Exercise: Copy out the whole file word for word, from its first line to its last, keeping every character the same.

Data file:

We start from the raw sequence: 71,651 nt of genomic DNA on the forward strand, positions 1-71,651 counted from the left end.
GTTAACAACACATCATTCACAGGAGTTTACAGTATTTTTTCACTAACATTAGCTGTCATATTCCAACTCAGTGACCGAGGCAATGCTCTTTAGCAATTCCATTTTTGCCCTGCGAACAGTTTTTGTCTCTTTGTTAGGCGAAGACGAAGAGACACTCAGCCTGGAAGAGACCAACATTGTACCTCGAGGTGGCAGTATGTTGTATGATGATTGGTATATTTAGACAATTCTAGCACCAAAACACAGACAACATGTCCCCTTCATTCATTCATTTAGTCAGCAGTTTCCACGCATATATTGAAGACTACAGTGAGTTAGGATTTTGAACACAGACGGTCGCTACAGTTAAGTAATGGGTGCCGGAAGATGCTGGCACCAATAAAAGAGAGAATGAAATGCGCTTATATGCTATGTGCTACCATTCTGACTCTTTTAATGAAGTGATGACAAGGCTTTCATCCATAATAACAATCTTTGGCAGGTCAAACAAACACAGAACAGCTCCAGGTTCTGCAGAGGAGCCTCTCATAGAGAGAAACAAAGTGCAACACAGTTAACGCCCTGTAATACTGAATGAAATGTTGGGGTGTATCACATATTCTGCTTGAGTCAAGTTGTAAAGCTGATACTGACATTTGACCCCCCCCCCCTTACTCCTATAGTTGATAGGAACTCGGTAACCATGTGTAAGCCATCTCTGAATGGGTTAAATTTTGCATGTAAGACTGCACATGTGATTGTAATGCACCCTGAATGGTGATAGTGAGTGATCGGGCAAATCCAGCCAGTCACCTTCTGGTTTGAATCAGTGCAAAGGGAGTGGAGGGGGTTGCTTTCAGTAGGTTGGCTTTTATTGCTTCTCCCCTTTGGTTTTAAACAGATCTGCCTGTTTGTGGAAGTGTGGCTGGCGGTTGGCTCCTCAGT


We start from the raw sequence: 71,651 nt of genomic DNA on the forward strand, positions 1-71,651 counted from the left end.
GTTAACAACACATCATTCACAGGAGTTTACAGTATTTTTTCACTAACATTAGCTGTCATATTCCAACTCAGTGACCGAGGCAATGCTCTTTAGCAATTCCATTTTTGCCCTGCGAACAGTTTTTGTCTCTTTGTTAGGCGAAGACGAAGAGACACTCAGCCTGGAAGAGACCAACATTGTACCTCGAGGTGGCAGTATGTTGTATGATGATTGGTATATTTAGACAATTCTAGCACCAAAACACAGACAACATGTCCCCTTCATTCATTCATTTAGTCAGCAGTTTCCACGCATATATTGAAGACTACAGTGAGTTAGGATTTTGAACACAGACGGTCGCTACAGTTAAGTAATGGGTGCCGGAAGATGCTGGCACCAATAAAAGAGAGAATGAAATGCGCTTATATGCTATGTGCTACCATTCTGACTCTTTTAATGAAGTGATGACAAGGCTTTCATCCATAATAACAATCTTTGGCAGGTCAAACAAACACAGAACAGCTCCAGGTTCTGCAGAGGAGCCTCTCATAGAGAGAAACAAAGTGCAACACAGTTAACGCCCTGTAATACTGAATGAAATGTTGGGGTGTATCACATATTCTGCTTGAGTCAAGTTGTAAAGCTGATACTGACATTTGACCCCCCCCCCCTTACTCCTATAGTTGATAGGAACTCGGTAACCATGTGTAAGCCATCTCTGAATGGGTTAAATTTTGCATGTAAGACTGCACATGTGATTGTAATGCACCCTGAATGGTGATAGTGAGTGATCGGGCAAATCCAGCCAGTCACCTTCTGGTTTGAATCAGTGCAAAGGGAGTGGAGGGGGTTGCTTTCAGTAGGTTGGCTTTTATTGCTTCTCCCCTTTGGTTTTAAACAGATCTGCCTGTTTGTGGAAGTGTGGCTGGCGGTTGGCTCCTCAGT